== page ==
Cocktail parties inside and on the perimeter of the legal industry will buzz for months about Brobeck’s late January announcement of its dismantling. Some firm leaders might whisper, "But for the grace of God go I," as they quietly noodle about what led to this fateful decision.
Other industry insiders might be willing to make Brobeck iconic again, by pointing fingers at what they interpret as the visible steps leading to its failure. There will be legendary lessons to be learned. However, there are several lessons that—at least when viewed individually—don’t rise to parable status.
Lesson 1 not to learn: Strategic focus is bad
Brobeck bet on the come of the technology industry and shadowed the industry’s meteoric rise and fall.
Corporate America has proven for decades that putting a positioning stake in the ground works. It not only pays-off in customer and employee loyalty; over time, it builds into measurable, quantifiable shareholder value. Law firm positioning programs are still in their relative infancy, but there are some notable successes: Howrey’s In Court Everyday—Womble Carlyle’s beloved bulldog, Winston—Haynes and Boone’s Are you Changing?—Kirkpatrick & Lockhart’s Challenge Us—have all proven to raise the firms’ profiles and can be linked to increased revenue. There are others, but in most cases, it’s too early to measure the impact of strategic focus.
The success of positioning and branding programs isn’t measured in days or months, or even years. Corporate strategy leaders say, "decades." If a firm focuses its strategy, it can focus its spending. This is defensible business planning in good economic times and bad. Over time, it will pay off.
Lesson 2 not to learn: Branding doesn’t work for law firms.
Brobeck invested millions on television, print and other advertising and look where it got them.
Brobeck’s advertising investment catapulted the perception of the firm from a middle-of-the-pack San Francisco-regional to a national—even global—player virtually overnight. Brobeck is a brand name. There are disputes as to the effectiveness and appeal of its advertising campaign; however, the sheer volume and reach of its media buys dominated any perceived shortcomings in its creative execution.
Branding in law firms works—as long as firm leaders have (1) the courage to distinguish their firms in memorable ways, (2) a commitment to a long-term strategy, and (3) the financial investment to repeatedly and consistently appear in front of the decision-makers in their target audiences.
Lesson 3 not to learn: Growth is bad.
According to the American Lawyer, Brobeck’s non-equity lawyer ranks grew by 163 lawyers, or 30% from 1999 to 2000. They laid off at least that many when the tech-boom took its nose-dive.
Growth on its face isn’t bad at all. Planned growth—growth that results from an increase in client demand or that is driven by a five-year strategic plan is a solid business blueprint.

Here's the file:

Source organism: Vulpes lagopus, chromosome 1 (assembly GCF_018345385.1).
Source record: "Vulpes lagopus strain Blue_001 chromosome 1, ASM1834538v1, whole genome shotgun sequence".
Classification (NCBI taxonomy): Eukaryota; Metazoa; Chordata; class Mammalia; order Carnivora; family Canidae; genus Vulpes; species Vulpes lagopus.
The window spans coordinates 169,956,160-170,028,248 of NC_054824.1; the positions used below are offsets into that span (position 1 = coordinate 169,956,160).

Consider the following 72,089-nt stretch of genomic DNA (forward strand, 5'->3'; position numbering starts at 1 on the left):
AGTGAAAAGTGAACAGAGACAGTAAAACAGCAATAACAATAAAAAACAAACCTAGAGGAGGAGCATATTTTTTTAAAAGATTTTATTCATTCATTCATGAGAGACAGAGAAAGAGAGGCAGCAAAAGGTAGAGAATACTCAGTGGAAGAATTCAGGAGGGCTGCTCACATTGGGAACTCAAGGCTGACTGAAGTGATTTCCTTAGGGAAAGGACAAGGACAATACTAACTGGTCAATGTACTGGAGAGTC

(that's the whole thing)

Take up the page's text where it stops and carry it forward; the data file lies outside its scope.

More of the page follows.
Sometimes the desire for growth is driven by arrogance—the "if we’re rich at this level, think how invincible we can be if we’re twice as big" thinking. This is problematic, because an arrogant mindset never seems to tolerate any contingency or scenario planning—for economic downturns, foreign wars, terrorist attacks or industry meltdowns.
Lesson 4 not to learn: Leverage creates more problems than it has benefits. Building profitability through growth in leverage can’t be sustained.
Leverage (the number of a firm’s lawyers divided by the number of equity partners), if part of a much larger plan to manage client relationships and service delivery, can dramatically and positively affect a firm’s profits. If not part of a more comprehensive plan, however, leverage results in one of two things—in boom times, it increases profits and, in bad times, it reduces profits. (The firm is making less revenue, but it still has all these mouths to feed.)
Brobeck and other San Francisco/Silicon Valley firms increased leverage from 0% to 45% from 1999-2000, according to the American Lawyer. Not surprisingly, these are the same firms that had the highest lawyer lay-offs, starting in 2001 and continuing two years later. This was predictable.
Strong cases can be made for and against leverage as a management strategy. As long as its part of a bigger client relationship management program, leverage can be a valuable firm asset.
Lesson 5 not to learn: The CEO-model of leadership doesn’t work in a law firm.
As chairman, Tower Snow led Brobeck’s growth, including its geographic diversification, expensive lease commitments, etc. Then he left. Because law firms are flat structures, consensus building is the best way to "manage" partners and keep the trust.
Articles will certainly be written about Tower Snow’s legacy at Brobeck. A strong, visionary leader can inspire loyalty among employees and clients, but these leaders aren’t always best for the long-term health of the organization. In fact, for all their charisma, frantic gesticulations and change programs, these "leaders," according to Jim Collins in his 2002 best-seller, Good to Great, "can’t lead their companies out of the fog."
Collins describes the type of leader that both leads and sustains the health of an organization. Level 5 leaders, above all, have "extreme personal humility with intense professional will. They channel their ego needs away from themselves and into the larger goal of building a great company."
The problem with Brobeck wasn’t its CEO-leadership model; it was that the CEO loomed larger than the firm.
Deborah McMurray is a strategic marketing consultant for the legal industry. She can be reached at 214.351.9160 or email@example.com.